If you are using Piper on a school or district level, we will provide you with electronic Student Engagement Surveys to fill out before and after your students’ experience with the Piper computer kit. The survey instrument was created in conjunction with UChicago Center for Elementary Mathematics and Science Education UCLA CRESST and has previously been used by Exploring Computer Science in their efficacy studies. These electronic surveys will be distributed during Teacher Training and analyzed for you by Piper. The creative confidence surveys described above are solely for personal use.



Each lesson includes several assessment tools in the Explain and Evaluation sections. The assessments are aligned to the objectives of the lesson which are derived from the standards listed at the beginning of each phase. Google Forms are also available for each Summative Assessment and can be used as an exit survey for the lesson. Assessment tools are included in the Appendix.


We want you to be successful using Piper in the classroom. To do that, we suggest using these practices to help ensure maximum learning and engagement for your students.

Educator Preparation and Tips


While the Piper Computer Kit experience works in a 1:1 model, it a better learning experience for students in collaborative groups. We recommend a 2:1 approach but have seen successful 3:1 or 4:1 models as long as students are given rotating roles. Collaboration empowers the students to solve problems together, build community and encourage agency in student leaders. A great practice to engage all of your learners is to have a student share a challenge in they overcame during the Piper learning experience during class discussions.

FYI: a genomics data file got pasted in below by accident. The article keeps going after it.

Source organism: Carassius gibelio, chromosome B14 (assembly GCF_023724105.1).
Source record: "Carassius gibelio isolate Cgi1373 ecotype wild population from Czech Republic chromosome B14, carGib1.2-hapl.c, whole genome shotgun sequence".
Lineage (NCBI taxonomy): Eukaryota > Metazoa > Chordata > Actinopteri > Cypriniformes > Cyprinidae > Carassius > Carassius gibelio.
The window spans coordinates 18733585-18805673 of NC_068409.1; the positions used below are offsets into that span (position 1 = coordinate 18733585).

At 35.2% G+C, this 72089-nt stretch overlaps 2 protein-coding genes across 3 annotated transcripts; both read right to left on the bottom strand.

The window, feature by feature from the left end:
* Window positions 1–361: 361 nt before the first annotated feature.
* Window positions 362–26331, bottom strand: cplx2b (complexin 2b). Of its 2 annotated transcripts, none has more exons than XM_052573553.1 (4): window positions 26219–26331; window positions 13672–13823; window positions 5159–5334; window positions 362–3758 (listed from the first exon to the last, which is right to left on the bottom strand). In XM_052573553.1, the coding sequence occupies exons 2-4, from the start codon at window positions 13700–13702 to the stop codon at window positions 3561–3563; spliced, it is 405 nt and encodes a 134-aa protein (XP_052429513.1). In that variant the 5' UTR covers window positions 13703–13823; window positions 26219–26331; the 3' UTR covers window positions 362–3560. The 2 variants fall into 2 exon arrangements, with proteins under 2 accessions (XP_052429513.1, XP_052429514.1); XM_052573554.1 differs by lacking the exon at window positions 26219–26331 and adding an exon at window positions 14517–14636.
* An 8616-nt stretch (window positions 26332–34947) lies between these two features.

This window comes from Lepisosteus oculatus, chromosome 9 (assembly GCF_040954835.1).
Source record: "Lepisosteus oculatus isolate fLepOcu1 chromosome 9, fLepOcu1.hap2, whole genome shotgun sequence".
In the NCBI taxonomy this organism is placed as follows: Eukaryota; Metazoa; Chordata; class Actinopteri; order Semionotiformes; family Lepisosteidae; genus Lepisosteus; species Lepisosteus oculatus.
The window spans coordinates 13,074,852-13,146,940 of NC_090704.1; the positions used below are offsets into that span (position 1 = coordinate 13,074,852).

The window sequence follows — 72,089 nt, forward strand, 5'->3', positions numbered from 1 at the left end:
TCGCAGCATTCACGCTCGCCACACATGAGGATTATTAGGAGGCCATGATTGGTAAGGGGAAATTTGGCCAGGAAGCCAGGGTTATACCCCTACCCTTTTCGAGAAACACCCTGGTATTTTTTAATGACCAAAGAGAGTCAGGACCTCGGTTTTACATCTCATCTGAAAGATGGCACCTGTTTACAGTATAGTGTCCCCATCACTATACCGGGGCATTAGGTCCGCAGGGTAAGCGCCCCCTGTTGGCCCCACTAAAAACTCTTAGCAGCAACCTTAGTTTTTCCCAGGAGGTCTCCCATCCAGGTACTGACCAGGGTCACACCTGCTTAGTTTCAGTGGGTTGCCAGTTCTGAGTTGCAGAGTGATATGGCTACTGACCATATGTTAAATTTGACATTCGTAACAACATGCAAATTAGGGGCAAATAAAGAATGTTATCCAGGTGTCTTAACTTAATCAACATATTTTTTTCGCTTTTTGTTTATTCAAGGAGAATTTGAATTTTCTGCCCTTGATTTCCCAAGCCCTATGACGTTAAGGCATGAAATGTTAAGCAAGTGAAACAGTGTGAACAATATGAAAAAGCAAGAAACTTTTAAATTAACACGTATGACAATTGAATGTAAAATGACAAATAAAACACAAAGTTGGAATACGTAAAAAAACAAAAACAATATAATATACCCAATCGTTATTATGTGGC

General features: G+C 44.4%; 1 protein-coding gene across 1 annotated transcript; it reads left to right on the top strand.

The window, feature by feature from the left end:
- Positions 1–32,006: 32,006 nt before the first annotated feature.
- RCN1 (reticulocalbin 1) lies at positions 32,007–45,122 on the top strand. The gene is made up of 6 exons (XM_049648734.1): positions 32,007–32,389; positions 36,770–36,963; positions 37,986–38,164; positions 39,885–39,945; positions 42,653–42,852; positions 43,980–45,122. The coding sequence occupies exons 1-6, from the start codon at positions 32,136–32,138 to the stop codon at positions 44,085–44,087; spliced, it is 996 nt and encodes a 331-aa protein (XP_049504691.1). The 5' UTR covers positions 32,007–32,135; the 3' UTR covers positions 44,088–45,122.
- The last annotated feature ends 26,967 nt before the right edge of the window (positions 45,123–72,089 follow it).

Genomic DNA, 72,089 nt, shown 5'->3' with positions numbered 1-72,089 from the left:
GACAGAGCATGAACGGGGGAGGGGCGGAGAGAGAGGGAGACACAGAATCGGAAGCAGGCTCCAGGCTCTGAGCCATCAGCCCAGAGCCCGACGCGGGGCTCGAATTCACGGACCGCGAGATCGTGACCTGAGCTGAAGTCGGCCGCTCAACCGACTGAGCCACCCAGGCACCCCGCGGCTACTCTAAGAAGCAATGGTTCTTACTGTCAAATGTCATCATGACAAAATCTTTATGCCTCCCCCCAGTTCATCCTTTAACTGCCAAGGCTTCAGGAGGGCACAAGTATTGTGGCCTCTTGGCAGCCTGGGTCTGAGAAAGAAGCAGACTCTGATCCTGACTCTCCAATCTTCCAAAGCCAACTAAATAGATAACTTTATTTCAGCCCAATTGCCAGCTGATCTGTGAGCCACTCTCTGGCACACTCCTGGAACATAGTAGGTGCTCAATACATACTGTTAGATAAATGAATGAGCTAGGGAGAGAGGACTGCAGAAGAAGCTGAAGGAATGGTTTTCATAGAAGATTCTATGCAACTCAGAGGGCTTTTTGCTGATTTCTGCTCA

Educator Preparation and Tips


With Piper, guidance is embedded in StoryMode directions and PiperCode tutorials for an inquiry-based learning experience. We recommend facilitating the class rather then giving the students answers. Since challenge is a part of the Piper experience, it can help foster student development in perseverance. Developing a growth mindset is a vital part of the learning process with Piper. Students who make it through cognitive dissonance will ultimately build greater creative confidence. See if you can answer questions with questions to help guide the students to find the answers!

Educator Preparation and Tips


We have found success starting each session with a discussion and reinforcing expectations that Piper will be challenging, low-stakes failure will happen (that is OK and GOOD!), and understanding concepts is more important than speed.

Educator Preparation and Tips


We have found that teachers set up systems of organization for the class and encourage students to stay organized find it easier to start and end each day with the Piper program. When students are in a group, each person can have a specific task such as retrieving their storage box, plugging in the battery and turning on Piper, putting items back into the box, etc. Small electronic parts are easily lost (or stepped on) when they are not kept in a box and returned to the box after use. Explain that being organized is a necessary skill for all engineers to learn. If it seems to be a problem, have a discussion around it and ask students to share some of the things they do to keep organized.

Educator Preparation and Tips


Since the Piper computer program is student-centered, students are often challenged to explore and learn on their own with guidance rather than direct instruction. This leads to growth and development of grit in students from this productive struggle. Collaboration in these moments of dissonance also leads to greater learning outcomes and a positive classroom community.